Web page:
Sequoia receives NSF grant to develop carbon uptake sensor for profiling floats

Small Business Technology Transfer Program Provides Seed Funding for R&D Collaboration with the University of Maine School of Marine Sciences

Sequoia receives NSF grant to develop carbon uptake sensor for profiling floats

Sequoia Scientific, Inc. has been awarded a National Science Foundation (NSF) Small Business Technology Transfer (STTR) Phase I grant for $254,110 to conduct research and development (R&D) work developing a bio-optical sensor for direct detection of sinking marine particles. 

Sequoia’s Vice President of Science and Technology, Dr. Wayne Slade, will lead the development as principal investigator, collaborating with Dr. Meg Estapa at the University of Maine, School of Marine Sciences.

Almost 4,000 ocean profiling floats are in operation globally. Hundreds of new floats are deployed each year, measuring a wide range of ocean science and climate change parameters. Scientists and policymakers are increasingly interested in measuring biogeochemical parameters that provide key data on biological ocean carbon uptake, which helps the ocean store carbon dioxide, but could be impacted by climate change.

Within the scientific community, there is significant interest in development of new technology to measure the flux of carbon by particles settling out of the surface ocean. With the new NSF grant, Sequoia and UMaine will work on developing an “optical sediment trap” sensor that can directly measure the settling particles that carry the greatest amount of biological carbon into the deep ocean. The sensor will be small and power-efficient to address the challenges of multiple-year deployments from autonomous profiling floats and scaling to a global float array.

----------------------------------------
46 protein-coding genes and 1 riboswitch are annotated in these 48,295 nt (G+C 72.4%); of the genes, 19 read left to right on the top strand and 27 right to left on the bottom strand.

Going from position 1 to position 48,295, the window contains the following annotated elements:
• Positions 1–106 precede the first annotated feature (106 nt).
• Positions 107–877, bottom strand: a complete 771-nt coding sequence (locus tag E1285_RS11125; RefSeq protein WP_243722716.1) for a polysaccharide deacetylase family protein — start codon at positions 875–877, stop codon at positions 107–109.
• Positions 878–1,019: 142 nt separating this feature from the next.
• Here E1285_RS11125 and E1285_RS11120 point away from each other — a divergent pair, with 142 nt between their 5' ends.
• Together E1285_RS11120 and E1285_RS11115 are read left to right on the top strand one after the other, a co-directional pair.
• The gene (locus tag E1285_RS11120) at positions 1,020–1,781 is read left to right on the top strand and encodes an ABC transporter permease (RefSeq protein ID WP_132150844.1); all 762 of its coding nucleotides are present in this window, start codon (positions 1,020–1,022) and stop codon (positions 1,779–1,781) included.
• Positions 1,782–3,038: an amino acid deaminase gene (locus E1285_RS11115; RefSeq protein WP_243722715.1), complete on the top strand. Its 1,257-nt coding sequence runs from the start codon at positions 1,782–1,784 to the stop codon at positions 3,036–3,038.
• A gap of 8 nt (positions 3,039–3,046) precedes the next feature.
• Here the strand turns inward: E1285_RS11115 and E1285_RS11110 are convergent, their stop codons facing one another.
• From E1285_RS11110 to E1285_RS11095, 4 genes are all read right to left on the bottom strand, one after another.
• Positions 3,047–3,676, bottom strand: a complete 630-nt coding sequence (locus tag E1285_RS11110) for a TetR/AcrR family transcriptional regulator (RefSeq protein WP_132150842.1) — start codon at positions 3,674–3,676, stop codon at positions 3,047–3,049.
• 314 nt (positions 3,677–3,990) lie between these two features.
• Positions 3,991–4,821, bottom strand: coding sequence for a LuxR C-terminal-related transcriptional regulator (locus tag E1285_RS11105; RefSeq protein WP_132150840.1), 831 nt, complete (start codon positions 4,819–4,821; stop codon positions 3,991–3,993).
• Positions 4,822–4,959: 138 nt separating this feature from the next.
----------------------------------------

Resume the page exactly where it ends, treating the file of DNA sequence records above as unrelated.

Dr. Wayne Slade, Sequoia’s Vice President of Science and Technology, said:

“Sequoia is honored to receive this grant that will lead to the development of a new sensor that will make a critical biogeochemical measurement – on a challenging platform – and will further our understanding of how climate change impacts the ocean.” 

Dr. Meg Estapa, the University of Maine, School of Marine Sciences, said:

“This new sensor is meant to take advantage of the rapid expansion in the number of profiling floats measuring biogeochemical processes.”

Once a small business is awarded a Phase I SBIR/STTR grant (up to $275,000), it becomes eligible to apply for a Phase II (up to $1,000,000). Small businesses with Phase II funding are eligible to receive up to $500,000 in additional matching funds with qualifying third-party investment or sales. During Phase I, Sequoia and University of Maine will focus on sensor optical, power, and fluid dynamics modeling. The modeling results will guide a series of laboratory test and prototype concept development. An actual prototype and in-situ test on deployed floats would be part of an eventual Phase II award (24 months duration) and a commercial instrument would be ready immediately after Phase II.

Startups or entrepreneurs who submit a written Project Pitch will know within one month if they meet the program’s objectives to support innovative technologies that show promise of commercial and/or societal impact and involve a level of technical risk. Small businesses with innovative science and technology solutions, and commercial potential are encouraged to apply. All proposals submitted to the NSF SBIR/STTR program, also known as America’s Seed Fund powered by NSF, undergo a rigorous merit-based review process.